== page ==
By now, everyone in the industry knows the lovely Caron Williams. Hailing from Cape Town, this beauty has been in the creative industry for years and has now added “Editor” to her resume.
The Plug, the new and freshest hip-hop online magazine has really changed the game in such a short amount of time. The Plug gives you the need to know and the latest on all things hip-hop, fashion and urban culture –locally and abroad. This magazine has been an incredible platform, giving us in-depth insight into our favourite local and international artists in a fresh and innovative way.
As a young Black woman, Caron is breaking the barriers of a male-dominated industry, paving the way for young creatives. Having turned her knack for hip-hop into an incredible publication, Caron has clearly become a powerhouse in the making, in her own right.
In this short interview, Caron gives a sneak peek into how she grew the magazine, being a woman in the industry and what the future holds.
What inspired you to start The Plug?
I’ve always been incredibly passionate about hip hop, urban culture and fashion and becoming an Editor has always been my dream.
The Plug Mag was the brainchild of 6th Avenue Group, they approached me regarding becoming the Editor of their online publication before it was founded and I agreed.
Have you found that being a woman in the industry has proven to be difficult? If so, what kind of setbacks do you have?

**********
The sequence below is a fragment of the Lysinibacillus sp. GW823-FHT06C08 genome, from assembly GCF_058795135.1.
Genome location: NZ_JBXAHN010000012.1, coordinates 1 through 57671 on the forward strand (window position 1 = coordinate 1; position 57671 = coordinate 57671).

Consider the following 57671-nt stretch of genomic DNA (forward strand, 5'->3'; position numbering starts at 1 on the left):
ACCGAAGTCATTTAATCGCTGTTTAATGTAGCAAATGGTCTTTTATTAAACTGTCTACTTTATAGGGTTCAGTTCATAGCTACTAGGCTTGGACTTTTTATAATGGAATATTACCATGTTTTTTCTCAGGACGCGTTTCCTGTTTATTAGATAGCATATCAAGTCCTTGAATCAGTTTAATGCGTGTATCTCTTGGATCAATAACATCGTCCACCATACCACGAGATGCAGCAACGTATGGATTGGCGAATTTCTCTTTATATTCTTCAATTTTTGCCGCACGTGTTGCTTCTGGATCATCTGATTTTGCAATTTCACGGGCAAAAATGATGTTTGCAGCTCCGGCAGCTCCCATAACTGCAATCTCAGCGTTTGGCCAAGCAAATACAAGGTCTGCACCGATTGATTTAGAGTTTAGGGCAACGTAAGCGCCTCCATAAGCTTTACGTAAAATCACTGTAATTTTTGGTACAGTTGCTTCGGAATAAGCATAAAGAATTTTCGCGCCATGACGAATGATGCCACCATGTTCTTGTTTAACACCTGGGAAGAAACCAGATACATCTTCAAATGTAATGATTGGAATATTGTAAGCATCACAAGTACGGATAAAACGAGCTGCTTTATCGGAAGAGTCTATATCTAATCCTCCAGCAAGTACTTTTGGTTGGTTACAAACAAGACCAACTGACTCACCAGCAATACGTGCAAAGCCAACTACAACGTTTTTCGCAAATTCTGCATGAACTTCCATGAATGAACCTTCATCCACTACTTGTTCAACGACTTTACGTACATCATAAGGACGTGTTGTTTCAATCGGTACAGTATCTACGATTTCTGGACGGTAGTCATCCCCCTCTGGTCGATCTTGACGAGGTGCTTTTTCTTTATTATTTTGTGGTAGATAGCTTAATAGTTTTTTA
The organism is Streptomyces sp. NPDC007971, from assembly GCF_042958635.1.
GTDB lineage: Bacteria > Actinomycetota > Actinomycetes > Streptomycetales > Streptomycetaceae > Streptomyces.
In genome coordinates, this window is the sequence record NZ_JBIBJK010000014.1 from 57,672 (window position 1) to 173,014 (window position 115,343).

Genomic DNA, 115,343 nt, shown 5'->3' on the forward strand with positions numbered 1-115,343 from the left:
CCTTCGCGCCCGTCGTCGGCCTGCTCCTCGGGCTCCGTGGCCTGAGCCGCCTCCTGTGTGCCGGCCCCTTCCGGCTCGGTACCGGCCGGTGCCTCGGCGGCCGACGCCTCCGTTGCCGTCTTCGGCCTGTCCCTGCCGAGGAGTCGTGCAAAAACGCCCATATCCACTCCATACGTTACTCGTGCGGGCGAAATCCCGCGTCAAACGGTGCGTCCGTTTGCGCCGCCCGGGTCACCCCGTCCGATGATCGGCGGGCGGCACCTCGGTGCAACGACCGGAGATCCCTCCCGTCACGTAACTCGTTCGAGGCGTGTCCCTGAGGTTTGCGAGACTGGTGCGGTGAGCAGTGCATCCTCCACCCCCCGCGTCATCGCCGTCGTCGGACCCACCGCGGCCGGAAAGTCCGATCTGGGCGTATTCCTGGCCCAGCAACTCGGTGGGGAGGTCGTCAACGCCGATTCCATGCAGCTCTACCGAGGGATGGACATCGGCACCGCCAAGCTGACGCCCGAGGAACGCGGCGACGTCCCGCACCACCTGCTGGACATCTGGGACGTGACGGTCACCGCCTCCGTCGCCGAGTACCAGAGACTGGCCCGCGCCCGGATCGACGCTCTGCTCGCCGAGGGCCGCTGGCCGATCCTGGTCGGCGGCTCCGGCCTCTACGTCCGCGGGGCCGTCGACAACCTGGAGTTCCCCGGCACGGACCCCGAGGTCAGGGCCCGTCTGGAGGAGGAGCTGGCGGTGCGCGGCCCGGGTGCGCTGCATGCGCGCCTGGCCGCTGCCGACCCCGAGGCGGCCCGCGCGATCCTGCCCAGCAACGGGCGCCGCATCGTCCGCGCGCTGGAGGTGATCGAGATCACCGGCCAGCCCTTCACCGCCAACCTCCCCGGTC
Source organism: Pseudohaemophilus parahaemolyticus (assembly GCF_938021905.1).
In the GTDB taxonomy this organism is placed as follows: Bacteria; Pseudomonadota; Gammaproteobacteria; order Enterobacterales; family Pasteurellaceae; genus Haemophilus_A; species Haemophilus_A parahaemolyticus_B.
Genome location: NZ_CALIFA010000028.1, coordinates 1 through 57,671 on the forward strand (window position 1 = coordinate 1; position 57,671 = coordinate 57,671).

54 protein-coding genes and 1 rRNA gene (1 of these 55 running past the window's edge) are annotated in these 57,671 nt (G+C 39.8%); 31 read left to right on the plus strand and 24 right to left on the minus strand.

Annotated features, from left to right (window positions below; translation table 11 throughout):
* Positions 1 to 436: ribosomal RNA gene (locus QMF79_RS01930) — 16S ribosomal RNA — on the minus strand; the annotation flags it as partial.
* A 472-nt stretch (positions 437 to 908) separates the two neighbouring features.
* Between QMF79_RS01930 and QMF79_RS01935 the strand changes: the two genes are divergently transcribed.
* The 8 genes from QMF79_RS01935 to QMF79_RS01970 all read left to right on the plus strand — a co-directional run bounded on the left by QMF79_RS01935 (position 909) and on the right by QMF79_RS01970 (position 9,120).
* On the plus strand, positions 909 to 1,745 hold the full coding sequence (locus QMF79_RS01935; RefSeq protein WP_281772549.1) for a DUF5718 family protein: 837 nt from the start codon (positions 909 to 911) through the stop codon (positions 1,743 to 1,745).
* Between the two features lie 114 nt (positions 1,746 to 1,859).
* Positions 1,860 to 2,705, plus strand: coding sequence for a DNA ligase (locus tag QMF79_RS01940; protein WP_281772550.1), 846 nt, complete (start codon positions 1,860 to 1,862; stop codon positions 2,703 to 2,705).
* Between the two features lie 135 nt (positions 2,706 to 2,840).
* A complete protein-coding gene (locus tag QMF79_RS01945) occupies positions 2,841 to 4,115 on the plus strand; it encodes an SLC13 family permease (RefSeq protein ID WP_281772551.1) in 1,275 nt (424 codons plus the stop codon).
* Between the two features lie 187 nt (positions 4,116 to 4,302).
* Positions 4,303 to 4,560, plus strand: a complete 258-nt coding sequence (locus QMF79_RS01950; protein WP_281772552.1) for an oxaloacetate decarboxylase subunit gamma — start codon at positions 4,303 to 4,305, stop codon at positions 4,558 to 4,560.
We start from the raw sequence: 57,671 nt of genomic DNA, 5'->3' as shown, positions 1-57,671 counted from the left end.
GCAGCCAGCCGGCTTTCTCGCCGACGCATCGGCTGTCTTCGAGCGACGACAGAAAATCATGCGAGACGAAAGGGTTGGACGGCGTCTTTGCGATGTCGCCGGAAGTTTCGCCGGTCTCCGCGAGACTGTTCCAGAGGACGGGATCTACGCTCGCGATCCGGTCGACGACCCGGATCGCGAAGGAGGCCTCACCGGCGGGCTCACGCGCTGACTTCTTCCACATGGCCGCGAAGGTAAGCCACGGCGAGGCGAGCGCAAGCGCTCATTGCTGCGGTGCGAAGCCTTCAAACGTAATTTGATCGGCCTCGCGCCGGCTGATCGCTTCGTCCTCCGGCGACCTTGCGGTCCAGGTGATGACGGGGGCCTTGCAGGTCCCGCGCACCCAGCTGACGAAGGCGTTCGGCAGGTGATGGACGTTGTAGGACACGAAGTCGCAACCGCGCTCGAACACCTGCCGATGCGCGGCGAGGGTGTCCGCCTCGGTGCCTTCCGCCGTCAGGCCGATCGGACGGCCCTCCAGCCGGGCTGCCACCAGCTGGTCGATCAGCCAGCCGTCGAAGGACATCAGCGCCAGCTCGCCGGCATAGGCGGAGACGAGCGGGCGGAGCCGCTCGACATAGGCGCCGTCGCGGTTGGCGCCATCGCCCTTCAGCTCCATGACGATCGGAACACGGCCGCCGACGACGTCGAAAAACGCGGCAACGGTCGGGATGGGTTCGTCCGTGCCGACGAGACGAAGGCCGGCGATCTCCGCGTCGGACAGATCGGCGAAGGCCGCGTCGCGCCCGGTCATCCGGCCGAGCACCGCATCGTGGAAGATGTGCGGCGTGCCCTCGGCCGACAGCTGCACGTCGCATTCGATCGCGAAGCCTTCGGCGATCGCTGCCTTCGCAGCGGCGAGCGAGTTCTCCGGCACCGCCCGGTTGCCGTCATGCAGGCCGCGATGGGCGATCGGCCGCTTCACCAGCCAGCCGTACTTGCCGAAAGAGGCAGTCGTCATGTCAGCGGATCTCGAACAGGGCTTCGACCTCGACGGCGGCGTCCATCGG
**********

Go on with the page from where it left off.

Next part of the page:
Being a black woman in any male-dominated industry definitely comes with immense challenges, but the truth is, the game is hard for everyone.
You have to be tough to be in this industry and willing to put up a fight every day. Regardless of your gender, if you don’t know who you are, aren’t clear about your vision and aren’t willing to put in the work, the game will chew you up and spit you out.
I’m not fazed by being a woman in this industry because I can hold my own against the best in the game and this is only the start. I want to be the best and I’m going to be the best, no stereotype about by gender will deter that.The reception is inspiring & shows the SA hip hop community is hungry for powerful content Click To Tweet
I know that you also have a knack for fashion, can we see a publication of the sort from you again soon?
Anna Wintour and the late Franca Sozzani are my idols. Fashion has always been my first love and a passion I’d love to return to.
Establishing my own fashion publication is something I definitely aspire to do one day and the success of The Plug Mag is essential for me to reach that point. South Africa has such incredible designers and fashion talent, which deserves to be celebrated.
Speaking of fashion, what are your must-have items this season?
Definitely my camo bomber, Army green overall, deep maroon lip colour and a great pair of boots.
The publication has grown tremendously this past year – how has that been for you and your team?
It’s been a thrilling experience. It started off as a passion project from a group of creatives who truly love hip-hop, fashion and the culture as a whole, so to see how much it has grown and resonated with people is truly incredible.